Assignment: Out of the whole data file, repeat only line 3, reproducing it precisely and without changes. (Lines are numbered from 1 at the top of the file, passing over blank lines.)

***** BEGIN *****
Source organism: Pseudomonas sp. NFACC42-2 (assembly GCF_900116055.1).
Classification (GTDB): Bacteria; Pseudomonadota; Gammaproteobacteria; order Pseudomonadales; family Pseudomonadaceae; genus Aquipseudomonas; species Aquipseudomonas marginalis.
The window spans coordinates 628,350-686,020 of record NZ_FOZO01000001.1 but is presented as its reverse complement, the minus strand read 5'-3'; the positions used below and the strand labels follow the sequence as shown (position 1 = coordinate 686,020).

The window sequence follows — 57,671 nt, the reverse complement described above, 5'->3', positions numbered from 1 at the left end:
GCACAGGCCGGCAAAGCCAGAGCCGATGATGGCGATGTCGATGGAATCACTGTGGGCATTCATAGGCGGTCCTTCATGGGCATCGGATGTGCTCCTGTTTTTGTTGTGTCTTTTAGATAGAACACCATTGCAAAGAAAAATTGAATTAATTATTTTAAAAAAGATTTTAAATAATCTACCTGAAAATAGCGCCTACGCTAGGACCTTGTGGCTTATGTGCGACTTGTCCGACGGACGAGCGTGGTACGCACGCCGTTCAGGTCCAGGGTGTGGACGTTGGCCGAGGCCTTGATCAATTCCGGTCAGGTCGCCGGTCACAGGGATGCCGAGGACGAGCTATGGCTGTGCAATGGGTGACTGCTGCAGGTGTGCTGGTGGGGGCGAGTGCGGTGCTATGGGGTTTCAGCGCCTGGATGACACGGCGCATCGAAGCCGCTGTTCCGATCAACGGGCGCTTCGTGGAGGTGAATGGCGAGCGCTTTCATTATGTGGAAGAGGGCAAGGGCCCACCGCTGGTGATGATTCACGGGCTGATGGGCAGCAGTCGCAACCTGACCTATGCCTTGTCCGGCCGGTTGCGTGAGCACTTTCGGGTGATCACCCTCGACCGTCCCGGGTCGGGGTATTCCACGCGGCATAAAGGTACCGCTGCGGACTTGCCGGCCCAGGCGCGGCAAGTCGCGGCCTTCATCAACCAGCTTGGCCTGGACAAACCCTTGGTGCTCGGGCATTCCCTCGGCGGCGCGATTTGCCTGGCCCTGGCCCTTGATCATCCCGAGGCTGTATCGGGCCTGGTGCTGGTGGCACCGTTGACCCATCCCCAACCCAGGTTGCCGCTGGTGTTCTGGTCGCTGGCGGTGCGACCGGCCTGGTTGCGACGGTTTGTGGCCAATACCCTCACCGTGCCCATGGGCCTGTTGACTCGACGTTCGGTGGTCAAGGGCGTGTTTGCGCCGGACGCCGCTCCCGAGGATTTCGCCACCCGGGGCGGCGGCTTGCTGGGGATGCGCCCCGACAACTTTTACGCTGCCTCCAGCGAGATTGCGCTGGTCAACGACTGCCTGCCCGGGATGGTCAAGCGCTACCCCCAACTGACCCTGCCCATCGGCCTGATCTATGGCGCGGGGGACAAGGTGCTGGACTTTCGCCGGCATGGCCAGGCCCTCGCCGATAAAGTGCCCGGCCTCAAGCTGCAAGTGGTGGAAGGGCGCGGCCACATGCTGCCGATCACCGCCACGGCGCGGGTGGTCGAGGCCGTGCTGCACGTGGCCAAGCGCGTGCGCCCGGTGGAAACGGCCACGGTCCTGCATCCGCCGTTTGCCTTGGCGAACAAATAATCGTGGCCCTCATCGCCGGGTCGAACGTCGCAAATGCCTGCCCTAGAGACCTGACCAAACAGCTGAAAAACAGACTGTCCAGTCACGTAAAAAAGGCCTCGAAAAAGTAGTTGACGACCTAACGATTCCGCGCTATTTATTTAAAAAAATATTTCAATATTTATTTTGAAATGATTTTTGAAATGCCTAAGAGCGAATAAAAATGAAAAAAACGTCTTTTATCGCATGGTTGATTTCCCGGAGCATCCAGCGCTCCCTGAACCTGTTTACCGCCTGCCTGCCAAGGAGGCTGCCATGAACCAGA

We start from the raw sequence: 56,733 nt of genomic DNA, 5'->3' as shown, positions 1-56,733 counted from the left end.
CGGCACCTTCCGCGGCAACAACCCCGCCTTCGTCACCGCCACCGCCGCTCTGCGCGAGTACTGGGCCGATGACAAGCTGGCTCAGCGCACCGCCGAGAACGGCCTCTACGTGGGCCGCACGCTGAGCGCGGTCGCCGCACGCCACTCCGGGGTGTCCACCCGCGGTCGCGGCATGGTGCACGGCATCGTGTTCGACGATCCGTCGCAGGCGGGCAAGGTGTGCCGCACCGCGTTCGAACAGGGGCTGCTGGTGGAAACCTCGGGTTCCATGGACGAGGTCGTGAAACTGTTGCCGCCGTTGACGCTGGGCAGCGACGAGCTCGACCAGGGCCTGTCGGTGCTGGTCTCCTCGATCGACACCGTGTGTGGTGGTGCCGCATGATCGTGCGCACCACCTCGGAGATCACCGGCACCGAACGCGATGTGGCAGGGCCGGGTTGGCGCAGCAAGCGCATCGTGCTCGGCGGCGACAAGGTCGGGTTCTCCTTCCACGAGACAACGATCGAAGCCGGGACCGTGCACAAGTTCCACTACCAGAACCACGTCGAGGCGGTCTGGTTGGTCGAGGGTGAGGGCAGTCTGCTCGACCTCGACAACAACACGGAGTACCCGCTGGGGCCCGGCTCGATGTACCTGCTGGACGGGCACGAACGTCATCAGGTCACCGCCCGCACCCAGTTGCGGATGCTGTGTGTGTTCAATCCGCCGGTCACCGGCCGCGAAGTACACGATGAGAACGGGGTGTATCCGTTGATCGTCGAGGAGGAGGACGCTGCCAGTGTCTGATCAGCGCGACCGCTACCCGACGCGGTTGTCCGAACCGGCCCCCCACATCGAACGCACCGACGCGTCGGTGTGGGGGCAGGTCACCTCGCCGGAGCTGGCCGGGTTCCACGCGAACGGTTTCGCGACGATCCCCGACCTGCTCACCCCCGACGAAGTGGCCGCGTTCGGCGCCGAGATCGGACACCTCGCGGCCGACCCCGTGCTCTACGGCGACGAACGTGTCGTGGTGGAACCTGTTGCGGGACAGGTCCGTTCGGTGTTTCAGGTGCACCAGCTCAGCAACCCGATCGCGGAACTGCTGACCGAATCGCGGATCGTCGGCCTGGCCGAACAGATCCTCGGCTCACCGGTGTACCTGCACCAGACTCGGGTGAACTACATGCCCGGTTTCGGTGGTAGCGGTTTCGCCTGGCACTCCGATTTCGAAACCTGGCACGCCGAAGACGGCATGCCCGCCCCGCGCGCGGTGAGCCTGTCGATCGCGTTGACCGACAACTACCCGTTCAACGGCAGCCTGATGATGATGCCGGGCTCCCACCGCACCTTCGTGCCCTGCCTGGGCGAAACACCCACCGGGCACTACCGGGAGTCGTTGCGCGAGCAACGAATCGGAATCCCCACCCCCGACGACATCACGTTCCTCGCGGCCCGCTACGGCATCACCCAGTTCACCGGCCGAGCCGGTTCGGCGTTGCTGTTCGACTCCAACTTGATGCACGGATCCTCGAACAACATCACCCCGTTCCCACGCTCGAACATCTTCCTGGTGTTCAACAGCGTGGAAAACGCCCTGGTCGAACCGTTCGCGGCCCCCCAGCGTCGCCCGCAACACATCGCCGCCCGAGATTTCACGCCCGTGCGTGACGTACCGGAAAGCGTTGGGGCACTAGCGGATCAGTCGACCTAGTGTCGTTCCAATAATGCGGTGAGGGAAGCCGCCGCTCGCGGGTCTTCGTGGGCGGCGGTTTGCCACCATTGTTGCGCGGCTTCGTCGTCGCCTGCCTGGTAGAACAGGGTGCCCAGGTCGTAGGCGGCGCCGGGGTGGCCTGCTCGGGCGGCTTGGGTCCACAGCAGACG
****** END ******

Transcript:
The window spans coordinates 628,350-686,020 of record NZ_FOZO01000001.1 but is presented as its reverse complement, the minus strand read 5'-3'; the positions used below and the strand labels follow the sequence as shown (position 1 = coordinate 686,020).